Though the images may be disturbing, the message is incredibly important, and work to “simultaneously seduce and implicate the audience.” Critics and audiences alike recognized her clever approach to such dark parts of American history (and sadly our present, too), leading Walker to have many exhibitions across the United States and England. In 2007, TIME magazine named her one of the 100 most influential people of the year. But, her popularity didn’t guarantee relief from criticism. Her work was boycotted by older black artists who believed her depictions of African Americans were offensive. Just recently, in 2012, one of her murals– in which a black slave is forced to engage in sexual activity with her presumed black master– was covered up in Newark Library in New Jersey. It has since been revealed again.


Confectionary, 2014

This is one of Walker’s more recent pieces. Still utilizing her recognizable style, she creates a narrative so depressing, but fascinating. As with her other works, the meaning is often clearly stated in the title. In this case, the title “Confectionary” is meant to be a wry, ironic glance into what goes into making the daily pleasures we consume every day. She examines this in a historical context, with black slaves harvesting sugar cane that will undoubtedly only be consumed by their white oppressors, but the idea can be applicable to current American life, too. It’s jarring to think that the shirt on someone’s back, labeled with a tag stating “MADE IN CAMBODIA”, was probably produced in terrible conditions, by people who are facing extreme injustices. The mild conveniences of one group are so often created by exploiting the unfortunate circumstances of others, which Walker realizes and epitomizes with her images of the pre-Civil War South.

I think one of the greatest compliments Kara Walker would like to hear about her work is that it inspires action, and I really think it has the power to do just that.



Barbara Kruger- Photography and Design


Though the name may not sound familiar, I’m sure many of us have seen one of Barbara Kruger’s pieces before. She was a huge component in the feminist art movement, and really helped people to question the standards of the day.

Born in suburban Newark, New Jersey in 1945, Kruger eventually went on to attend Syracuse University. After a year, she moved to New York to go to Parsons School of Design in order to challenge herself more. Like many of the other artists I have discussed, moving to the Big Apple greatly helped to propel Kruger’s career. Unfortunately, she wasn’t entirely satisfied with this career path. She was a successful editor and designer for magazines before resigning, later saying “I basically wasn’t cut out for design work because I had difficulty in supplying someone else’s image of perfection.”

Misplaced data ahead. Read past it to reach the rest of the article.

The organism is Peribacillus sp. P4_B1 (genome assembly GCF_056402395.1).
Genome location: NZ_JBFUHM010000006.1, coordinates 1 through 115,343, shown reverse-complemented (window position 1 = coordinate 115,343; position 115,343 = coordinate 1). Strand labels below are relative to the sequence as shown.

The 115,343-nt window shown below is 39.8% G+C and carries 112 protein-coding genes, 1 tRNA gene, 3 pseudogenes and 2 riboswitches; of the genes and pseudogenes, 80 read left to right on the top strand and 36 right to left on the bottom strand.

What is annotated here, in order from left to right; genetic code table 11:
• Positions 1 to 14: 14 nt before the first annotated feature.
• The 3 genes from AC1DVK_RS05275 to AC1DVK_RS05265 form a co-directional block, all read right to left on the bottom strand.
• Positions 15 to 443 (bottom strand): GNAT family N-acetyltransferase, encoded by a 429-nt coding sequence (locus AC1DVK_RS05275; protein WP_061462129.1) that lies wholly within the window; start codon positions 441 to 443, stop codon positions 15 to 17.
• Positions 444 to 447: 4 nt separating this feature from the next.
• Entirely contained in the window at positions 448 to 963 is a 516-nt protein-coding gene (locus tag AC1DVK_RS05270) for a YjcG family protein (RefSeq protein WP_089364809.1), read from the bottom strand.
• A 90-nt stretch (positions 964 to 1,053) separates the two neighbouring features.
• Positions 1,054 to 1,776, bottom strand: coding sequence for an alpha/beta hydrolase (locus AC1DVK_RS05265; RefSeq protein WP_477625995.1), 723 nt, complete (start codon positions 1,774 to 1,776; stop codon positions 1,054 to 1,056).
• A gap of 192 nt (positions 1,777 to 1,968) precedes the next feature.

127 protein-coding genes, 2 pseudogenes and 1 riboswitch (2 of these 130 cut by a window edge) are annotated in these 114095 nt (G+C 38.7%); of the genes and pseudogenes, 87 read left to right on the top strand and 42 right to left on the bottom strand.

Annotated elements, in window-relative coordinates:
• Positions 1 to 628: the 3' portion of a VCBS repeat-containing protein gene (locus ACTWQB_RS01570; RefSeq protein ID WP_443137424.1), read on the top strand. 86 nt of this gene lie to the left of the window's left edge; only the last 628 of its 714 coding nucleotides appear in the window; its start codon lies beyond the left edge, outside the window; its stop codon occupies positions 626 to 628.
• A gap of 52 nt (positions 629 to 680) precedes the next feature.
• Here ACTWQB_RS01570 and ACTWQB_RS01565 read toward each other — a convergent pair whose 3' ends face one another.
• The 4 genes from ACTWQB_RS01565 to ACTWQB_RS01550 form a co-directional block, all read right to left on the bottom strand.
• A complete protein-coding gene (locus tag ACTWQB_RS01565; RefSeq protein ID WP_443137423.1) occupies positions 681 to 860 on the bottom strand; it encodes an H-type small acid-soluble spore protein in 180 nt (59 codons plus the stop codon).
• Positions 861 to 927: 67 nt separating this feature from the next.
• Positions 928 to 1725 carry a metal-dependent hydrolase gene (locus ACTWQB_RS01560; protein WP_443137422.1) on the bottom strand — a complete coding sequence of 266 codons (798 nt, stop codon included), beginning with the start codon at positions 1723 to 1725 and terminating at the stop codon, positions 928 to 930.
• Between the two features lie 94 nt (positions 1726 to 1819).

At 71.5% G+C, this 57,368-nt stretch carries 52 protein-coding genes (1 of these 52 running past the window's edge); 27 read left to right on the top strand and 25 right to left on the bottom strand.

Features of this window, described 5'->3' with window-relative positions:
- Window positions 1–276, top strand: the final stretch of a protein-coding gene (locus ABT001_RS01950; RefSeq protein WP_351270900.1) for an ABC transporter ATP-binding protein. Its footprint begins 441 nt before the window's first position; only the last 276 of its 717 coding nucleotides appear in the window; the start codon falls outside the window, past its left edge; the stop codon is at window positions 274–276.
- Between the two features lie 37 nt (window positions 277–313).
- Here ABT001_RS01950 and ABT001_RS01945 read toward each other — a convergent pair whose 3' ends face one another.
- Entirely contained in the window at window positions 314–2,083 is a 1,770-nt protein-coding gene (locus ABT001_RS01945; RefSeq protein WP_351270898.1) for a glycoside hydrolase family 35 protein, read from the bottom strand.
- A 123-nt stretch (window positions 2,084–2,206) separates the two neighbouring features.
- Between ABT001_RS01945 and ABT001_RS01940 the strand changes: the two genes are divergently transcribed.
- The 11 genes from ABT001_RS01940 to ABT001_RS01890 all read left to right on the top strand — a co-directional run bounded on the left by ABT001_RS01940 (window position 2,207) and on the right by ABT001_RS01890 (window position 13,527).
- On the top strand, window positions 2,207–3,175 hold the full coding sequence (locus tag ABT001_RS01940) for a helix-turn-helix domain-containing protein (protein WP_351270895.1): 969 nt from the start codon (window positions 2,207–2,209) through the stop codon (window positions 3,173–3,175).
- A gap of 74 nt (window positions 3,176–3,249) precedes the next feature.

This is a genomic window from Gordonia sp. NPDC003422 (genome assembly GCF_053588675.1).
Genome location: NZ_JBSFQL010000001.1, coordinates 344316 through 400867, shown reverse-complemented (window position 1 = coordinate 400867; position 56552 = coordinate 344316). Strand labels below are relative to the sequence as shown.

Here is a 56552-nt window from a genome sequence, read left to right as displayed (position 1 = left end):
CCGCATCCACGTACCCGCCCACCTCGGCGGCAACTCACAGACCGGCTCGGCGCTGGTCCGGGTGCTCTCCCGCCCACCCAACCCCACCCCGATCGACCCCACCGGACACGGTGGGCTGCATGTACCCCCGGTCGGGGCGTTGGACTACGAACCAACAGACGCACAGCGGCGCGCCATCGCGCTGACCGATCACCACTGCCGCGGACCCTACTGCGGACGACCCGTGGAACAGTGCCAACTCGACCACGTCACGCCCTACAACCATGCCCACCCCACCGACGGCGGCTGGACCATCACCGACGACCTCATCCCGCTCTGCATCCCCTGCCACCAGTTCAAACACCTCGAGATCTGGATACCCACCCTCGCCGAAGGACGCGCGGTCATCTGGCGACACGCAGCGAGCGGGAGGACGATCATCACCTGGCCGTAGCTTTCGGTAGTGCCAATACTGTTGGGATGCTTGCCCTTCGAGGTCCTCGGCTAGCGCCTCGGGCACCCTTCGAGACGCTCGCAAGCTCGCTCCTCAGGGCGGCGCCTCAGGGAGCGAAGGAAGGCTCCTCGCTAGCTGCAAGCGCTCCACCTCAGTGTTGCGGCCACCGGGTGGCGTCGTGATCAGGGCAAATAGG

Kruger took a leap into the world of the visual arts. She crafted pieces using yarn and ribbons, and even had a solo exhibition. Ultimately, though, she didn’t feel proud of her artwork, and moved to California in 1976 to teach and paint at the University of Berkley. She examined poetry closely, and eventually began writing on her own. This interest in the written word would come to really influence her work, as she moved from painting to what she truly loved– photography and graphic design.

After working in the medium of photography for a bit, Kruger decided to use found photographs for her pieces in 1979. Throughout the 1980s, she used black and white images from popular culture and the media, overlaid with her own text. She criticized the (largely very conservative) political climate at the time, and took stances on issues like women’s rights and American consumerism.

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I really enjoy Kruger’s distinctive style– the black and white imagery juxtaposed by harsh red block of texts. Her work is not subtle. In using words, she is able to very clearly convey her meaning, and her art turns into more of a political statement. She employs first person and third person statements (using words like “I”, “you”, and “your”) that really draw the viewer in, and make them feel like less of a passive observer of her work, but a part of the issues she is discussing. Kruger was able to effectively protest these issues, and capture the attention of the public. Still today, her pieces are often recreated and sold on different items, like mugs and t-shirts, with her permission. This is interesting to me, because it seems to contrast with the message conveyed in “I shop therefore I am.” But, perhaps for Kruger, spreading her ideas was a main priority, despite the means it required. After all, she once claimed, “I’m trying to be affective, to suggest changes, and to resist what I feel are the tyrannies of social life on a certain level.”

The artist and activist is still very active today. She has dabbled into the world of sculpture, and her exhibitions have grown to be large-scale. Kruger alo writes frequently, and has had essays published in recent years. Her work has inspired very many people with its postmodern style, and her messages, whether about feminism, or the act of war, remain as poignant as ever.